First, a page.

News

August 2014

Congratulations to Temi for winning the best student paper competition award at the IEEE EMBC'14. All of us here at the GT Bionics lab are proud of you!


GT Bionics participated in the 36th Annual IEEE Engineering in Medicine and Biology Conference in Chicago with 6 papers.


July 2014

A new story featuring the Tongue Drive System was published in the New Scientist. Here's the twitter link: https://twitter.com/newscientist/status/493530033705603072/photo/1


Congratulations to Dr. Mehdi Kiani for accepting a faculty position at Penn State. We at the GT Bionics lab look forward to you making us all proud. We'll miss you!


Congratulations to Dr. Mehdi Kiani for accepting a faculty position at Penn State. We at the GT Bionics lab look forward to you making us all proud. We'll miss you!


Congratulations to Temi for her EMBC'14 paper being selected among the Open Finalists for the student competition. Her paper was titled "Tracheal Activity Recognition Based on Acoustic Signals".


June 2014

Both Shurjo and Justin were awarded PURA (President's Undergraduate Research Award) salaries for the fall of 2014. Congratulations guys!


May 2014

Congratulations to Dr. Kiani and Dr. Lee for their great achievement: Graduating from GT-Bionics Lab with their PhD degrees!


March 2014

Temi was awarded a travel award at the Georgia Tech Research and Innovation Conference 2014. Temi’s winning abstract/poster was titled “A Wireless, Wearable Neckwear System for Health Monitoring”. Congratulations Temi!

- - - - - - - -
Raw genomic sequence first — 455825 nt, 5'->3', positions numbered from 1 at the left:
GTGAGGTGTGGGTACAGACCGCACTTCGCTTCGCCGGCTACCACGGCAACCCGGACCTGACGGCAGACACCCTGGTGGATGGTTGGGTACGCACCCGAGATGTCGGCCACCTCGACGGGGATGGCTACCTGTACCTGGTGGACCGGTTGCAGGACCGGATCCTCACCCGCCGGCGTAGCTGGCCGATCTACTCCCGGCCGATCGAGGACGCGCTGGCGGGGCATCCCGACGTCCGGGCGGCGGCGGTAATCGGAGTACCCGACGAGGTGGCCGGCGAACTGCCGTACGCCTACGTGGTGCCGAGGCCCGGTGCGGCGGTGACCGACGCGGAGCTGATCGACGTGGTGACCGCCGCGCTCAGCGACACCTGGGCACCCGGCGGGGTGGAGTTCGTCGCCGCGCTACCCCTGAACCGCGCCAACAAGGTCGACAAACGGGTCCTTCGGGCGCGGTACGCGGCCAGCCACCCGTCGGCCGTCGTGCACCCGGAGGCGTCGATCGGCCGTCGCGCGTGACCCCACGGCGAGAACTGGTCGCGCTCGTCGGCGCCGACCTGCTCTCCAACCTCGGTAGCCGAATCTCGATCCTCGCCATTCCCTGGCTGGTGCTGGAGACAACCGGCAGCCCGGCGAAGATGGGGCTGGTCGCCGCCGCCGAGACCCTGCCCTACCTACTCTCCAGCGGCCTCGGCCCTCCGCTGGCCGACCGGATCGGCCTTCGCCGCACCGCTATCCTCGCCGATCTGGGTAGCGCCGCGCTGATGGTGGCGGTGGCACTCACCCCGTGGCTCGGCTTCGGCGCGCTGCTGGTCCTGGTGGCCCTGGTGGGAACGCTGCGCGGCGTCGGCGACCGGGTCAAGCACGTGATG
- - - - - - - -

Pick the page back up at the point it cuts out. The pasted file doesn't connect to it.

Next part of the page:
Hyung-Min Lee successfully defended his thesis titled “A Power-Efficient Wireless Neural Stimulating System with Inductive Power Transmission.” Congratulatiosn Hyung-Min!


Mehdi Kiani was chosen for Sigma Xi PhD thesis awards which will be presented at the Georgia Tech Sigma Xi Awards Dinner on April 10th. Mehdi's thesis was entitled "Wireless Power and Data Transmission to High-Performance Implantable Medical Devices." Congratulations Mehdi!


January 2014

NIH-NIBIB coverage of the results of the TDS clinical study: Tongue-Driven Wheelchair Out-Maneuvers the Competition


December 2013

Dr. Mehdi Kiani successfully defends his Ph.D. thesis and starts a post-doc position at GT-Bionics Lab. Congratulations Mehdi!


November 2013

Georgia Tech coverage of the results of the TDS clinical study: Tongue Drive Wheelchair


Shepherd Center coverage of the results of the TDS clinical study: Tongue Piercing Put to Medical Use


Washington Post coverage of the results of the TDS clinical study: Tongue pierce lets the paralyzed drive wheelchairs


BBC coverage of the results of the TDS clinical study: Body piercing controls wheelchair


Radio Interview: BBC World Business Report


Results of the TDS clinical study is published in Science Translational Medicine (Impact factor > 10).


October 2013

Abner's proposal was accepted to the Wireless RERC’s App Factory on design and development for a proportionally tongue-controlled mouse. Congratulations Abner!


Hyung-Min's paper titled “A Power-Efficient Switched-Capacitor Stimulating System for Electrical/Optical Deep Brain Stimulation” was accepted for presentation at ISSCC 2014. ISSCC is the flagship of IEEE conference in solid-state circuits design and system-on-a-chip. The paper was ranked 2nd among all bio-related papers and 5th in all the papers submitted to the IMMD subcommittee. Congratulations Hyung-Min!